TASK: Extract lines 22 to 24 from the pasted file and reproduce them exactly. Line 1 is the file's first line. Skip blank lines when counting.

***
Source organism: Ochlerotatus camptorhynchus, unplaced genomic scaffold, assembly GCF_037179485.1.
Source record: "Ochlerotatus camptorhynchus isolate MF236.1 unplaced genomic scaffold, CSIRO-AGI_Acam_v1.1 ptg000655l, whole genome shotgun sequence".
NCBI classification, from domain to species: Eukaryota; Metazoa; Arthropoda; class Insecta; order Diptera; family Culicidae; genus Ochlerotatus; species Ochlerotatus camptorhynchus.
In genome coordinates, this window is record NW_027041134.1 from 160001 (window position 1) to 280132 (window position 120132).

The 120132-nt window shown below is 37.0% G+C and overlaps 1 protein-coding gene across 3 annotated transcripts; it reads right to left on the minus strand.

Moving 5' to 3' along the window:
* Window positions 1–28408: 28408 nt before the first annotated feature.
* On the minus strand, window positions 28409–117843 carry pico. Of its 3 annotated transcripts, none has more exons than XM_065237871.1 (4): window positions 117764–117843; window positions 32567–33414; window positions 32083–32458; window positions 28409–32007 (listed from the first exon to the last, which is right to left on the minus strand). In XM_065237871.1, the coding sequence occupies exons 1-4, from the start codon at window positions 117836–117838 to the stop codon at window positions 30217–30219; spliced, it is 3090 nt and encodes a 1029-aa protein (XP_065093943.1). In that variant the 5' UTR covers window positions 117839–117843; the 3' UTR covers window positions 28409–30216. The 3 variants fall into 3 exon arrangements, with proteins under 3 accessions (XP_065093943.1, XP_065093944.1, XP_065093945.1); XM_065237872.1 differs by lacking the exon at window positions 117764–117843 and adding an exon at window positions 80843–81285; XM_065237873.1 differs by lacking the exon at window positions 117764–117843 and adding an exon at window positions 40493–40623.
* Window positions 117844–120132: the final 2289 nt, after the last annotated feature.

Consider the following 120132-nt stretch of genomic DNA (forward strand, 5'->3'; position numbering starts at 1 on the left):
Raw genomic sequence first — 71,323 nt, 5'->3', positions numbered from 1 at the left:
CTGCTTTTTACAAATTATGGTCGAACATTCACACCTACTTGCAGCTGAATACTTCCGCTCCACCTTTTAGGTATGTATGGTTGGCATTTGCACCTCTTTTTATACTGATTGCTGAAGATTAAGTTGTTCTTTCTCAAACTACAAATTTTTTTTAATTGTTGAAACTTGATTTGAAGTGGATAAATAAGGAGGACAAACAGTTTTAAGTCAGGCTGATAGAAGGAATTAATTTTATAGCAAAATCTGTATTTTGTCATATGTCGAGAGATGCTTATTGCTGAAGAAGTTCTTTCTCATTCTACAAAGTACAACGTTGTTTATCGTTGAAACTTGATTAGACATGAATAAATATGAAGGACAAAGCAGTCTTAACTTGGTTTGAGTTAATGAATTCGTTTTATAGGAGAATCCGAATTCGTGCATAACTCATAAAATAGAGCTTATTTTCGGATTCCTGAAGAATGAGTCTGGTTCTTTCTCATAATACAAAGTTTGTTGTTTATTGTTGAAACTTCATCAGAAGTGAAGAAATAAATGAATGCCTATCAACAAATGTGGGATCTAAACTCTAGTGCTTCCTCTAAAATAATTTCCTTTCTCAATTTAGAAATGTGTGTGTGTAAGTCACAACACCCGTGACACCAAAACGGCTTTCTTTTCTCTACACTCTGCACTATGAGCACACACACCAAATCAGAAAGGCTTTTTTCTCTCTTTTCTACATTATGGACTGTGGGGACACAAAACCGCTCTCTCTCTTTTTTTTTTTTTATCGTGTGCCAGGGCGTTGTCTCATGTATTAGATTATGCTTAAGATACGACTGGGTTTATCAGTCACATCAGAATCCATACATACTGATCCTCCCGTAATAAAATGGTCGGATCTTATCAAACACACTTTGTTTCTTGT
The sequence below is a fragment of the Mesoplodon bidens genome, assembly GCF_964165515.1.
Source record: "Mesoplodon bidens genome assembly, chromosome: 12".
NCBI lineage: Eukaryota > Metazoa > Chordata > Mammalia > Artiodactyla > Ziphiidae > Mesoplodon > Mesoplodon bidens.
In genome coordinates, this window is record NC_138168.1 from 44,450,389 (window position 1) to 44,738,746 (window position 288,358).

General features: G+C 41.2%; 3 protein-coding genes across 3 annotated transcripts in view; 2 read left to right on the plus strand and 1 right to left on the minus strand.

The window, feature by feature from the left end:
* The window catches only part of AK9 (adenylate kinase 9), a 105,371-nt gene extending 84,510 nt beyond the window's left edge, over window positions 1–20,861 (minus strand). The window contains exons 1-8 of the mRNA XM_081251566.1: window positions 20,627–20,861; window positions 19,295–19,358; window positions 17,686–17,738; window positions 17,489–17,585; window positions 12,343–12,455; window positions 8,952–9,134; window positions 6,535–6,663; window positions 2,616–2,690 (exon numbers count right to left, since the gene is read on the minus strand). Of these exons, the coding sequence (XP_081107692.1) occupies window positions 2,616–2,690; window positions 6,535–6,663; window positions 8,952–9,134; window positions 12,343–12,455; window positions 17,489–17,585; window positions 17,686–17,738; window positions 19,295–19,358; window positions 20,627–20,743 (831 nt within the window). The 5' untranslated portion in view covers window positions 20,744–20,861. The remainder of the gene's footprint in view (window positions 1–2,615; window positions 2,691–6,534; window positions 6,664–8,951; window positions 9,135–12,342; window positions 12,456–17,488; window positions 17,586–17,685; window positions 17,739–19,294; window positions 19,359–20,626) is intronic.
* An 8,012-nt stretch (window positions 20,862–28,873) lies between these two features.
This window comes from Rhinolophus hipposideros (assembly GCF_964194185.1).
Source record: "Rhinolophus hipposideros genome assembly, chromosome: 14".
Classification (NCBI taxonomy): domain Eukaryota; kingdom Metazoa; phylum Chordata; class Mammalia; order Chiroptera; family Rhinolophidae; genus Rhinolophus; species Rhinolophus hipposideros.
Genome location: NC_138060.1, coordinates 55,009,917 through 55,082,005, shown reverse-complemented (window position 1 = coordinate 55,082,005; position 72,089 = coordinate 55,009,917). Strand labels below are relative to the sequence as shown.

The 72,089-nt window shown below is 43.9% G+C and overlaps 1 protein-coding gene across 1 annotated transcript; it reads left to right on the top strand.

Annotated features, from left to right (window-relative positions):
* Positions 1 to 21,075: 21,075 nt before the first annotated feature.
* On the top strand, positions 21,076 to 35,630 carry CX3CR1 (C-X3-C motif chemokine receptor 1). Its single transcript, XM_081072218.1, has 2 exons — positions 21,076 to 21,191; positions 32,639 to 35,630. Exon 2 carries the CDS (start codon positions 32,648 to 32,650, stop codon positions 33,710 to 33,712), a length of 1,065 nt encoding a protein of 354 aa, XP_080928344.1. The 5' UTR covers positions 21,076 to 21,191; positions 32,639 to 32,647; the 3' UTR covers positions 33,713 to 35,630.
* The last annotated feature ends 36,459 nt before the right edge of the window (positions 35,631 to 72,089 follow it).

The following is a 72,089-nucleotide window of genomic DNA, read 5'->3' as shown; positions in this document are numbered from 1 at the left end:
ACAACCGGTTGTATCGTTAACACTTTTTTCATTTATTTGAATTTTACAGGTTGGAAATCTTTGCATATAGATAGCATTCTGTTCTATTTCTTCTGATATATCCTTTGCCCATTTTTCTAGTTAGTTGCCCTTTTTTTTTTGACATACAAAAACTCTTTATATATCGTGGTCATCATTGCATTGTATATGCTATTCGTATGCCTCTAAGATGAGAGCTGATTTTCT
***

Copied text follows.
Source record: "Rhinolophus hipposideros genome assembly, chromosome: 14".
Classification (NCBI taxonomy): domain Eukaryota; kingdom Metazoa; phylum Chordata; class Mammalia; order Chiroptera; family Rhinolophidae; genus Rhinolophus; species Rhinolophus hipposideros.
Genome location: NC_138060.1, coordinates 55,009,917 through 55,082,005, shown reverse-complemented (window position 1 = coordinate 55,082,005; position 72,089 = coordinate 55,009,917). Strand labels below are relative to the sequence as shown.